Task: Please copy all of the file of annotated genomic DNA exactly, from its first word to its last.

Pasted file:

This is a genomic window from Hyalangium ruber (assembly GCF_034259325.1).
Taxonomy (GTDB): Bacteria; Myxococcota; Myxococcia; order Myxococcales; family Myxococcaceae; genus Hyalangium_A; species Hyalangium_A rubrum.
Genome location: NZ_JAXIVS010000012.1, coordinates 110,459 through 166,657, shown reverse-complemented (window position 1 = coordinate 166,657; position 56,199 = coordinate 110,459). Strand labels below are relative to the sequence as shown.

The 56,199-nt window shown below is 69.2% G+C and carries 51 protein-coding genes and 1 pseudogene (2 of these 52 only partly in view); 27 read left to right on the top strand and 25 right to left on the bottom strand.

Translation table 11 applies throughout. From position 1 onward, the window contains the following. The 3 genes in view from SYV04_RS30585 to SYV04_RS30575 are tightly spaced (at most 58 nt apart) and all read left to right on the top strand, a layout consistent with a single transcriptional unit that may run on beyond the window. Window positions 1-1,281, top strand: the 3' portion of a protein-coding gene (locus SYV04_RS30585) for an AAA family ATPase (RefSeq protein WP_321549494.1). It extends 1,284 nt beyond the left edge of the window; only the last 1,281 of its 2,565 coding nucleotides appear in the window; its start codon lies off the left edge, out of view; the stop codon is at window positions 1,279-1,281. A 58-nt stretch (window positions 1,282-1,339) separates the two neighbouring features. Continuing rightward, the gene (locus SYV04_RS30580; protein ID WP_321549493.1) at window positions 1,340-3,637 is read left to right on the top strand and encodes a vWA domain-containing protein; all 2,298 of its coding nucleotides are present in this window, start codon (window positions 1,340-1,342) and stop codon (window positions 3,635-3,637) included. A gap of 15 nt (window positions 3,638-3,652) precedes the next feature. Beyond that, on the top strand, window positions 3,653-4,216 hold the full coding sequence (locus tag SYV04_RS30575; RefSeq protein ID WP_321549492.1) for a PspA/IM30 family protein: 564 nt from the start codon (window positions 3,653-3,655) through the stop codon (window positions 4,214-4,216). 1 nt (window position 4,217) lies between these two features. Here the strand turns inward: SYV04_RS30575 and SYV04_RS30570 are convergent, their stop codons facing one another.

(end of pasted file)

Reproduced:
This is a genomic window from Hyalangium ruber (assembly GCF_034259325.1).
Taxonomy (GTDB): Bacteria; Myxococcota; Myxococcia; order Myxococcales; family Myxococcaceae; genus Hyalangium_A; species Hyalangium_A rubrum.
Genome location: NZ_JAXIVS010000012.1, coordinates 110,459 through 166,657, shown reverse-complemented (window position 1 = coordinate 166,657; position 56,199 = coordinate 110,459). Strand labels below are relative to the sequence as shown.

The 56,199-nt window shown below is 69.2% G+C and carries 51 protein-coding genes and 1 pseudogene (2 of these 52 only partly in view); 27 read left to right on the top strand and 25 right to left on the bottom strand.

Translation table 11 applies throughout. From position 1 onward, the window contains the following. The 3 genes in view from SYV04_RS30585 to SYV04_RS30575 are tightly spaced (at most 58 nt apart) and all read left to right on the top strand, a layout consistent with a single transcriptional unit that may run on beyond the window. Window positions 1-1,281, top strand: the 3' portion of a protein-coding gene (locus SYV04_RS30585) for an AAA family ATPase (RefSeq protein WP_321549494.1). It extends 1,284 nt beyond the left edge of the window; only the last 1,281 of its 2,565 coding nucleotides appear in the window; its start codon lies off the left edge, out of view; the stop codon is at window positions 1,279-1,281. A 58-nt stretch (window positions 1,282-1,339) separates the two neighbouring features. Continuing rightward, the gene (locus SYV04_RS30580; protein ID WP_321549493.1) at window positions 1,340-3,637 is read left to right on the top strand and encodes a vWA domain-containing protein; all 2,298 of its coding nucleotides are present in this window, start codon (window positions 1,340-1,342) and stop codon (window positions 3,635-3,637) included. A gap of 15 nt (window positions 3,638-3,652) precedes the next feature. Beyond that, on the top strand, window positions 3,653-4,216 hold the full coding sequence (locus tag SYV04_RS30575; RefSeq protein ID WP_321549492.1) for a PspA/IM30 family protein: 564 nt from the start codon (window positions 3,653-3,655) through the stop codon (window positions 4,214-4,216). 1 nt (window position 4,217) lies between these two features. Here the strand turns inward: SYV04_RS30575 and SYV04_RS30570 are convergent, their stop codons facing one another.